Next Article in Journal
Study on Aeration Optimization and Sewage Treatment Efficiency of a Novel Micro-Pressure Swirl Reactor (MPSR)
Previous Article in Journal
Springing for Safe Water: Drinking Water Quality and Source Selection in Central Appalachian Communities
Previous Article in Special Issue
Two-Dimensional Free-Surface Flow Modeling for Wave-Structure Interactions and Induced Motions of Floating Bodies
Open AccessArticle

Experimental Evidence of the Influence of Recurves on Wave Loads at Vertical Seawalls

1
School of Water, Energy and Environment, Centre for Thermal Energy Systems and Materials, Cranfield University, College Rd, Wharley End, Bedford MK43 0AL, UK
2
Department of Ocean Engineering, Indian Institute of Technology, Madras, Chennai 600036, India
3
Forschungszentrum Kuste (FZK), Leibniz University Hannover & Technische Universität Braunschweig, Merkurstraße 11, D-30419 Hannover, Germany
*
Author to whom correspondence should be addressed.
Water 2020, 12(3), 889; https://doi.org/10.3390/w12030889 (registering DOI)
Received: 21 December 2019 / Revised: 17 February 2020 / Accepted: 13 March 2020 / Published: 21 March 2020
(This article belongs to the Special Issue Interaction between Waves and Maritime Structures)
The role of recurves on top of seawalls in reducing overtopping has been previously shown but their influence in the distribution and magnitude of wave-induced pressures and forces on the seawall remains largely unexplored. This paper deals with the effects of different recurve geometries on the loads acting on the vertical wall. Three geometries with different arc lengths, or extremity angles (αe), were investigated in large-scale physical model tests with regular waves, resulting in a range of pulsating (non-breaking waves) to impulsive (breaking waves) conditions at the structure. As the waves hit the seawall, the up-rushing flow is deflected seawards by the recurve and eventually, re-enters the underlying water column and interacts with the next incoming wave. The re-entering water mass is, intuitively, expected to alter the incident waves but it was found that the recurve shape does not affect wave heights significantly. For purely pulsating conditions, the influence of αe on peak pressures and forces was also negligible. In marked contrast, the mean of the maximum impulsive pressure and force peaks increased, even by a factor of more than two, with the extremity angle. While there is no clear relation between the shape of the recurve and the mean peak pressures and forces, interestingly the mean of the 10% highest forces increases gradually with αe and this effect becomes more pronounced with increasing impact intensity. View Full-Text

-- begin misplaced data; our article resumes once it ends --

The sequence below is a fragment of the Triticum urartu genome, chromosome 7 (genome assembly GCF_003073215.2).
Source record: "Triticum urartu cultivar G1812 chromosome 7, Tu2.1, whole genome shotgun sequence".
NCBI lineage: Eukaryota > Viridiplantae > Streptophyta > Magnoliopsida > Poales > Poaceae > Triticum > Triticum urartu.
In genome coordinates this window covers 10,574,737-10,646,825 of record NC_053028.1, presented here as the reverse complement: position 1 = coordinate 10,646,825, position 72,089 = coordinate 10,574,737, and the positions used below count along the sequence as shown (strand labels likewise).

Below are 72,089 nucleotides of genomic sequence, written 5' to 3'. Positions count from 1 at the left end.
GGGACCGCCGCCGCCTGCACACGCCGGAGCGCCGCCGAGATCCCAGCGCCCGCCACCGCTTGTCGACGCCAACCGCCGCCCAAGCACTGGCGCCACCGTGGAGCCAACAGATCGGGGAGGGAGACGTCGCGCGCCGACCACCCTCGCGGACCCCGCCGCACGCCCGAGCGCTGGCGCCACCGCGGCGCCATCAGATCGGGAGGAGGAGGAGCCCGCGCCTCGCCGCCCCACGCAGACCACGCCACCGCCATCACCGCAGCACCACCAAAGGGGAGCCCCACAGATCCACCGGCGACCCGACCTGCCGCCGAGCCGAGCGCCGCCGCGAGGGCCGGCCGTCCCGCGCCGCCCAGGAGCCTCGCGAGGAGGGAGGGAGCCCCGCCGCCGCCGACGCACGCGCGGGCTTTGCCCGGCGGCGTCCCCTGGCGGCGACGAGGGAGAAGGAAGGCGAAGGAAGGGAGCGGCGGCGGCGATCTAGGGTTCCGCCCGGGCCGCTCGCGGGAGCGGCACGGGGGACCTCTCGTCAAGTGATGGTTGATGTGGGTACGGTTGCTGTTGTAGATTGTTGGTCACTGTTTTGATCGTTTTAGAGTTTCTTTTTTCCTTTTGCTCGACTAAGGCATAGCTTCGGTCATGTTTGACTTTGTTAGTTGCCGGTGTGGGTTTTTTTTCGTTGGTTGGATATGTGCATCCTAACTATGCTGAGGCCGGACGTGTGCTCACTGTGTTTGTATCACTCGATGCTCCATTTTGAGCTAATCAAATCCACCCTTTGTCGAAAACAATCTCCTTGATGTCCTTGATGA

Keywords: recurves; recurve geometry; vertical seawalls; wave loads and pressures; pulsating and impulsive conditions recurves; recurve geometry; vertical seawalls; wave loads and pressures; pulsating and impulsive conditions
Show Figures

Figure 1

MDPI and ACS Style

Stagonas, D.; Ravindar, R.; Sriram, V.; Schimmels, S. Experimental Evidence of the Influence of Recurves on Wave Loads at Vertical Seawalls. Water 2020, 12, 889.

Show more citation formats Show less citations formats
Note that from the first issue of 2016, MDPI journals use article numbers instead of page numbers. See further details here.

Article Access Map by Country/Region

1
Back to TopTop